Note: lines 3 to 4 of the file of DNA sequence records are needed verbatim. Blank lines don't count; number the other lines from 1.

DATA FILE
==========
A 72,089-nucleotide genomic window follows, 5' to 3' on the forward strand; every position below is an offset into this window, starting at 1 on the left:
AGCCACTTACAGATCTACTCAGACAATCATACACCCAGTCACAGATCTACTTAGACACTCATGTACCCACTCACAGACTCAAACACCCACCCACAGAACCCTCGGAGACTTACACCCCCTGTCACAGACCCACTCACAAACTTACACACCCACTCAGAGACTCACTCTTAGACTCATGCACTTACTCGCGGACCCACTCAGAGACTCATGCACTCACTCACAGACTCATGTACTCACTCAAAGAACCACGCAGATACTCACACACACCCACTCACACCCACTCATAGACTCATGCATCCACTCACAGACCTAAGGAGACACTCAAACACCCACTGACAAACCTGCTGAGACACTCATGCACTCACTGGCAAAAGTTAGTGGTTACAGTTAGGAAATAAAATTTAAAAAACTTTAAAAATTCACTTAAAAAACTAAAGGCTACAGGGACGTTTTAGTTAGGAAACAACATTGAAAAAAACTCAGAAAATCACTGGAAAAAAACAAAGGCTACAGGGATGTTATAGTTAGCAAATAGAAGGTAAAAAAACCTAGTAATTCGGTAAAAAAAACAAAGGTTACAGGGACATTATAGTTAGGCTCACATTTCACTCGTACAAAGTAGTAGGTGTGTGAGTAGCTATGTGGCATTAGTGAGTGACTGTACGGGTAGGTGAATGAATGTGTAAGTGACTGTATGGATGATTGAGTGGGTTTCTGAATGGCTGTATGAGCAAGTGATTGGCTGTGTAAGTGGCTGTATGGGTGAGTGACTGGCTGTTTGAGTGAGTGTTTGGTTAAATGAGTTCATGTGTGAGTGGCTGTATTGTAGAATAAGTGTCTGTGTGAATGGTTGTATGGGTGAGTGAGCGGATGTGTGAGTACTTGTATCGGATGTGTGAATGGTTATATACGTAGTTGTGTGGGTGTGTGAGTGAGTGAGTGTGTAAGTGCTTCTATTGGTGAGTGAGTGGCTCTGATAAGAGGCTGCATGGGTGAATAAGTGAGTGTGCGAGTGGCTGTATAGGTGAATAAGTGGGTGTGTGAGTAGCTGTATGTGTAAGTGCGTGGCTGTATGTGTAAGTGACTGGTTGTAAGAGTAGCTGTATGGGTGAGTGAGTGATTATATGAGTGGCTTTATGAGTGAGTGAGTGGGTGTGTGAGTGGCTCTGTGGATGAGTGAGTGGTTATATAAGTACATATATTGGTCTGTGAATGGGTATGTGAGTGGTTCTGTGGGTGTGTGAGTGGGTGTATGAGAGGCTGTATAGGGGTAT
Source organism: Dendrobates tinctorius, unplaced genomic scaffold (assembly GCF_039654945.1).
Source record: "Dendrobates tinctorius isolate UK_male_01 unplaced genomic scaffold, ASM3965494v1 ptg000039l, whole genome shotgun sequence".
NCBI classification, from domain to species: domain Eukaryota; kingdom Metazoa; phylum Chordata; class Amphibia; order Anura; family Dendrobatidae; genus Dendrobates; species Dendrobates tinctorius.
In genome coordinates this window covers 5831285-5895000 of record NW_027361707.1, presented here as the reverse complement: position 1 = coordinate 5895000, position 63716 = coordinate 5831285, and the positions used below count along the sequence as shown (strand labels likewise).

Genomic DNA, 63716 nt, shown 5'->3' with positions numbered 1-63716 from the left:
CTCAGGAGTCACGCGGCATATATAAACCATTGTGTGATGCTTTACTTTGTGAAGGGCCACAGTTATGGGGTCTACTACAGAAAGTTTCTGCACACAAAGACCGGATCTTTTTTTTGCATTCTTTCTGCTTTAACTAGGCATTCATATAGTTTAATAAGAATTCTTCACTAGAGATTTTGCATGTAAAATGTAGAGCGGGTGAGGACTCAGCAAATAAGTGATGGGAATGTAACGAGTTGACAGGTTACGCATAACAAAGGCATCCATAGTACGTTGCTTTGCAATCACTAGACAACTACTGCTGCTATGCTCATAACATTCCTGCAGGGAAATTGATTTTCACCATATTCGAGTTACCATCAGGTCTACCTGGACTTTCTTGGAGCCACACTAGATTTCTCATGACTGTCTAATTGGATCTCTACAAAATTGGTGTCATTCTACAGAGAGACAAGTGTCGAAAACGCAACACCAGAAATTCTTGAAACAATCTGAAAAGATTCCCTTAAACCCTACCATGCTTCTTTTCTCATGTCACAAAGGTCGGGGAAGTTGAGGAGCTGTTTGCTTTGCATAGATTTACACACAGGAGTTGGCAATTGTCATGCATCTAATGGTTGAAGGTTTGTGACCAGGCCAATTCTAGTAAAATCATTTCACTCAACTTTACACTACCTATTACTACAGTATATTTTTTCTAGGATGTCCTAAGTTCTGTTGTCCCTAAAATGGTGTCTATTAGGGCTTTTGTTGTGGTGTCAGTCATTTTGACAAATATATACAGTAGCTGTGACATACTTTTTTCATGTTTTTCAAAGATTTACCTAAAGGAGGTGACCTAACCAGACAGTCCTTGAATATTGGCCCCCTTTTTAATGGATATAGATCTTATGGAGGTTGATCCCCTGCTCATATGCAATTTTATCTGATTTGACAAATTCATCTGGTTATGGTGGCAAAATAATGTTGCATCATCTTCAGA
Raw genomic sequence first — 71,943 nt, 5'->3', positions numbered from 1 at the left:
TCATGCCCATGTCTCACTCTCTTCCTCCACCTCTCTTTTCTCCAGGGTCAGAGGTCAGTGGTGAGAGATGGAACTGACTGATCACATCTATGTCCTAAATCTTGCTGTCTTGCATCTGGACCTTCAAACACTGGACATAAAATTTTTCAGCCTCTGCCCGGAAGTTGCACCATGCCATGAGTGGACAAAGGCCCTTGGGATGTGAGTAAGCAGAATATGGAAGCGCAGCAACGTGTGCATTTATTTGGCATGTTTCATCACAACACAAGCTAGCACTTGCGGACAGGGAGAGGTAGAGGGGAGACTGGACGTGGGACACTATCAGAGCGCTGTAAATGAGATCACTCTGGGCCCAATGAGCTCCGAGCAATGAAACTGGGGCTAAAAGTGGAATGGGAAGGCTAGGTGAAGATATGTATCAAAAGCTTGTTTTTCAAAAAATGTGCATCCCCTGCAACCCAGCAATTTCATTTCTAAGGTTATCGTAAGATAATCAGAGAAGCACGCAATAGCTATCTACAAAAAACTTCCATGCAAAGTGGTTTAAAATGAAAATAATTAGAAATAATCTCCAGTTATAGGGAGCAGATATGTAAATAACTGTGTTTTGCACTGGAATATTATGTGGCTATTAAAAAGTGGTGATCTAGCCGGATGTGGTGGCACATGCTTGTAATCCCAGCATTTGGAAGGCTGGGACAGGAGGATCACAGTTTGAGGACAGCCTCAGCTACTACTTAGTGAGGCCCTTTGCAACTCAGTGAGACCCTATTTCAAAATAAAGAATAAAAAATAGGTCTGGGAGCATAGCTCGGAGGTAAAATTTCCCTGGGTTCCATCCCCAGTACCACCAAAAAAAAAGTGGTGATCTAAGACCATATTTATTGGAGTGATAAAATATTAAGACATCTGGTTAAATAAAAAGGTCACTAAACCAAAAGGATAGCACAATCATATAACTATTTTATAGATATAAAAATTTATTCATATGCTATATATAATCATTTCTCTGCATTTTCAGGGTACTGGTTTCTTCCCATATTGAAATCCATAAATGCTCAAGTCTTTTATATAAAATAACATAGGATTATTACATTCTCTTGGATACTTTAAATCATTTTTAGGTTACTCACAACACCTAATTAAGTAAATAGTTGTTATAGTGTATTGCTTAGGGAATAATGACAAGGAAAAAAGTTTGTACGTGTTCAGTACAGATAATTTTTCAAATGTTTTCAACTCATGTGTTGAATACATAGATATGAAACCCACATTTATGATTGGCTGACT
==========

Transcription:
Source organism: Dendrobates tinctorius, unplaced genomic scaffold (assembly GCF_039654945.1).
Source record: "Dendrobates tinctorius isolate UK_male_01 unplaced genomic scaffold, ASM3965494v1 ptg000039l, whole genome shotgun sequence".